All of the functions of Fort Wayne City Utilities are funded by rates and fees that customers pay for the services City Utilities provides. Residents of the Fort Wayne area only support City Utilities if they are customers -- City Utilities does not receive any funding from property taxes.
Monthly rates and charges paid by water utility customers fund the operation, maintenance, repair and replacement of the drinking water distribution system, as well as the cost of treating drinking water and supplying water for fighting fires. Sewer utility customers pay for similar activities in the sewer system and for the treatment of sewage. The stormwater utility is funded by all properties inside the Fort Wayne City limits that have hard surfaces including roofs, sidewalks, driveways, parking lots and other areas that do not soak in rainwater runoff.
Funds paid into each utility may only be used to offset costs or making investments in that utility. Water funds cannot be used for sewer projects, and vice-versa. Administrative departments such as Customer Relations are funded by a portion of revenue from each of the three utilities.
Rates are established by City Utilities (with the approval of the Board of Public Works and City Council) to generate only the amount of revenue needed to cover the expenses of each utility. The utilities do not make a profit. All revenue is used for maintenance, operating costs or utility system improvements. City Utilities does not have stockholders, so none of the utility revenue is paid out as dividends. All revenue is reinvested in the products and services supplied to customers. Although City Utilities does not pay taxes, approximately $9 million dollars per year is paid to the City of Fort Wayne as a payment in lieu of taxes (PILOT).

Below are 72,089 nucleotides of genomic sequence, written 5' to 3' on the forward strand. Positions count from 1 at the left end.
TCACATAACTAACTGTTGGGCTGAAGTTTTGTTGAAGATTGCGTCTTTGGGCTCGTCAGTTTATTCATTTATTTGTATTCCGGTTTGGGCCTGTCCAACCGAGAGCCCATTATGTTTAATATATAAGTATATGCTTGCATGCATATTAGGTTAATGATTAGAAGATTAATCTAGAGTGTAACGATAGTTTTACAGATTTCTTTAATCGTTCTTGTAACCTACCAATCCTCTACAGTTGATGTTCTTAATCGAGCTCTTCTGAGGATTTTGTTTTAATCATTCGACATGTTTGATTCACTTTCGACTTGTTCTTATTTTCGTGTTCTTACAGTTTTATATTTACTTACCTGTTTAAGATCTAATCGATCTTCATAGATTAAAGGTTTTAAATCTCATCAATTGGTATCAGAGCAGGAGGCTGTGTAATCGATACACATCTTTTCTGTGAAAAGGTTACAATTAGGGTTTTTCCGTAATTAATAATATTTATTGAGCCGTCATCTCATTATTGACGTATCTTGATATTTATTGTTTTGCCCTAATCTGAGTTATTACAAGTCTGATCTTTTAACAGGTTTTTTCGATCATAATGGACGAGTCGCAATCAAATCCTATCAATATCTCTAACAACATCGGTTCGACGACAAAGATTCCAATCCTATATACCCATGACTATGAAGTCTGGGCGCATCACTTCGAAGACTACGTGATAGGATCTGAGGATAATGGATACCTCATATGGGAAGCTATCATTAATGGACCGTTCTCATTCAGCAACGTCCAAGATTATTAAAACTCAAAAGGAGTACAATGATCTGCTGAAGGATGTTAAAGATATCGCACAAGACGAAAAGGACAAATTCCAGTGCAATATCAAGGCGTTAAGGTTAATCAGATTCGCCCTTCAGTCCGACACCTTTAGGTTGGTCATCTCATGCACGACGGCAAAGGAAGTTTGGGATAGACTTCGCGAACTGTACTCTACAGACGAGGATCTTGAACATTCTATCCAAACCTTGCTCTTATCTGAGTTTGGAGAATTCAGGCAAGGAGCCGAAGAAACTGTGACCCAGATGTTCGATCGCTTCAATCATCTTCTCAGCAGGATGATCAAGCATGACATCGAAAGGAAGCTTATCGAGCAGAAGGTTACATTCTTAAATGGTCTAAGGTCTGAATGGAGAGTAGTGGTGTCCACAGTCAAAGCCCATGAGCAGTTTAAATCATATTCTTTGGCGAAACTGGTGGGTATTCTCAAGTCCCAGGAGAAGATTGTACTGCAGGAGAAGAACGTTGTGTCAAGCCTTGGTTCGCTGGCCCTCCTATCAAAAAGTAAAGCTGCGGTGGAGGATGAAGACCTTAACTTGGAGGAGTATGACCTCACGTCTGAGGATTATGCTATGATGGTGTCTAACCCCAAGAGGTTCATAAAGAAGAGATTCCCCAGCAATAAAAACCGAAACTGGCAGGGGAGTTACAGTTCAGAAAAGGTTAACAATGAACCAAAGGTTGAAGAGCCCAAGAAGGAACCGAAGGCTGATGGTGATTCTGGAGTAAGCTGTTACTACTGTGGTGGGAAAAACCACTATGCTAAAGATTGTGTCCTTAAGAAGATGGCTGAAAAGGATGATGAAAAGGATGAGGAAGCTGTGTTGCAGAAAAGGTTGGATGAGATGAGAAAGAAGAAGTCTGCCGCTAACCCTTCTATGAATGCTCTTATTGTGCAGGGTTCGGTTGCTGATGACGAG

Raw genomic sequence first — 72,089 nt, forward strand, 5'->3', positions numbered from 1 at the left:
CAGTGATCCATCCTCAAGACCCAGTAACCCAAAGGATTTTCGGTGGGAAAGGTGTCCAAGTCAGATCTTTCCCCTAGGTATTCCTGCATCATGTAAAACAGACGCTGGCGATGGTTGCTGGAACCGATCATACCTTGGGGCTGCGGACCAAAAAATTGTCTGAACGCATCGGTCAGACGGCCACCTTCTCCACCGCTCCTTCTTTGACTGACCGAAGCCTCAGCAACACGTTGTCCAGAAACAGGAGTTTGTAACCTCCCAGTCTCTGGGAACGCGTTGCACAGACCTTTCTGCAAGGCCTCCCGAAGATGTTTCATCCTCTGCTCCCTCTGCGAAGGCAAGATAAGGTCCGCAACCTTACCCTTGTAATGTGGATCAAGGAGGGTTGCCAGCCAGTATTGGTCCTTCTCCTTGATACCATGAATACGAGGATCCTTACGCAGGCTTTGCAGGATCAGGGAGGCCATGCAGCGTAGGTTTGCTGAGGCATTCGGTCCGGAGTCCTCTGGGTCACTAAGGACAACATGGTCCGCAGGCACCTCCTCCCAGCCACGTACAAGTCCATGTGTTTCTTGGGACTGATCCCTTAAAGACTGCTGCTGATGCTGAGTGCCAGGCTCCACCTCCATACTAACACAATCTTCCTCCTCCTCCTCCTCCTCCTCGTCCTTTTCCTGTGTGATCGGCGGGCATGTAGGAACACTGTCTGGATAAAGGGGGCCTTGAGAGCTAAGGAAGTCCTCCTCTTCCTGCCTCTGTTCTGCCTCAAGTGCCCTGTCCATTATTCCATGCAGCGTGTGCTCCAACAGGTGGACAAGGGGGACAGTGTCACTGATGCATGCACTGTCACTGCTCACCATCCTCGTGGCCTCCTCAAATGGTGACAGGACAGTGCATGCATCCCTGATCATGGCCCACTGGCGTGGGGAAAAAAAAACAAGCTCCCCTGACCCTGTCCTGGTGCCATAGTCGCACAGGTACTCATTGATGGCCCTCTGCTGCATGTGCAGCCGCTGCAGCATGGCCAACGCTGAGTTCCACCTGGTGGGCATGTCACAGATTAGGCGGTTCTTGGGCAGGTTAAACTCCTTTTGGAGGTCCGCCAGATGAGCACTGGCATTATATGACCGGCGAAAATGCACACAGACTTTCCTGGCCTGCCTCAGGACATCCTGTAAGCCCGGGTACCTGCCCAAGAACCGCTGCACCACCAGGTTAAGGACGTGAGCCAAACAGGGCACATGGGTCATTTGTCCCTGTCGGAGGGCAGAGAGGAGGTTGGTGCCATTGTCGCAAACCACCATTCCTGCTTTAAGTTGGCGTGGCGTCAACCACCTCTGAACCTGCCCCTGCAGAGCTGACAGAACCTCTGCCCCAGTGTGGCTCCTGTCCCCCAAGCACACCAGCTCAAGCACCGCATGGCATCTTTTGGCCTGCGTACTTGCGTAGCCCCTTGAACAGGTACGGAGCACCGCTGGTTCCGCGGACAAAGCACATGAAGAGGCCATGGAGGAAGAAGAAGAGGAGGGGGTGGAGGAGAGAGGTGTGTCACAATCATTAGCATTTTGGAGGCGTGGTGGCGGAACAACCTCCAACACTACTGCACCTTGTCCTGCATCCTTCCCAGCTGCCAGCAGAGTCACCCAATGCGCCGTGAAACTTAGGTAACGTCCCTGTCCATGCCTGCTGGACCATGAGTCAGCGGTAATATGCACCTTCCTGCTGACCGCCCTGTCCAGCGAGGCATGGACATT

High Utility Bill Checklist
Have you received a City Utilities bill that was higher than you expected? If your bill from City Utilities goes up significantly, it could mean that you have a plumbing leak, that there is a problem with your water meter or it may just be that you have been using more water than you typically do. Use this checklist from City Utilities to help pinpoint the cause of the increase.
Water Main Investment
City Utilities is moving forward with efforts to replace 70 miles of water mains over the next five years.